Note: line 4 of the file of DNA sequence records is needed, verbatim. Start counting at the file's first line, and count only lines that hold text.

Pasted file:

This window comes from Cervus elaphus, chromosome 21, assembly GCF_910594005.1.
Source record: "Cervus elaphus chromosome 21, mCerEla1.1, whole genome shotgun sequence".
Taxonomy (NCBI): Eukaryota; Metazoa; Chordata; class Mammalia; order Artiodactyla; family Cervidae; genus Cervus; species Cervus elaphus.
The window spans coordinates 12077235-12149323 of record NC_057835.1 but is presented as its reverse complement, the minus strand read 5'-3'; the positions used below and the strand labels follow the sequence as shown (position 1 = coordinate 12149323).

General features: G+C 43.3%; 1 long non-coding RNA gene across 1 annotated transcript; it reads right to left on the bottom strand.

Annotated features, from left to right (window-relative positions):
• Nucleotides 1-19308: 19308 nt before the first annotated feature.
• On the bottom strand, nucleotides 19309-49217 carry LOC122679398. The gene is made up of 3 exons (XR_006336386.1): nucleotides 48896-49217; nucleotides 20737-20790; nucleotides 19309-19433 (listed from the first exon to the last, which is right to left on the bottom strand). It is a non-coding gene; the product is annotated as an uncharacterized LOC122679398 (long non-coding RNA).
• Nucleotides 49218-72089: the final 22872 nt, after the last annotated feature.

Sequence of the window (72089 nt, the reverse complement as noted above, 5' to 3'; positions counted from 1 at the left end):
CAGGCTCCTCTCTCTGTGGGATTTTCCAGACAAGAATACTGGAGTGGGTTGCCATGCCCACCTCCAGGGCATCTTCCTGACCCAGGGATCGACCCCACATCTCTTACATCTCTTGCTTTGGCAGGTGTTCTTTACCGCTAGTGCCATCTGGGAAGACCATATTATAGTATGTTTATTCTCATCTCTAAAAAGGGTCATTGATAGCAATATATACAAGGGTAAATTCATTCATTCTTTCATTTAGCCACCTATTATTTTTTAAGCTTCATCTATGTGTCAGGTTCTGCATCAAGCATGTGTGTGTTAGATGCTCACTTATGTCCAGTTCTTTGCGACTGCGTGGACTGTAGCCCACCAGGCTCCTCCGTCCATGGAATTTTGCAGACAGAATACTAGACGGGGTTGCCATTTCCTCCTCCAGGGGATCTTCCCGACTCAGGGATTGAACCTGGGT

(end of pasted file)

The window spans coordinates 12077235-12149323 of record NC_057835.1 but is presented as its reverse complement, the minus strand read 5'-3'; the positions used below and the strand labels follow the sequence as shown (position 1 = coordinate 12149323).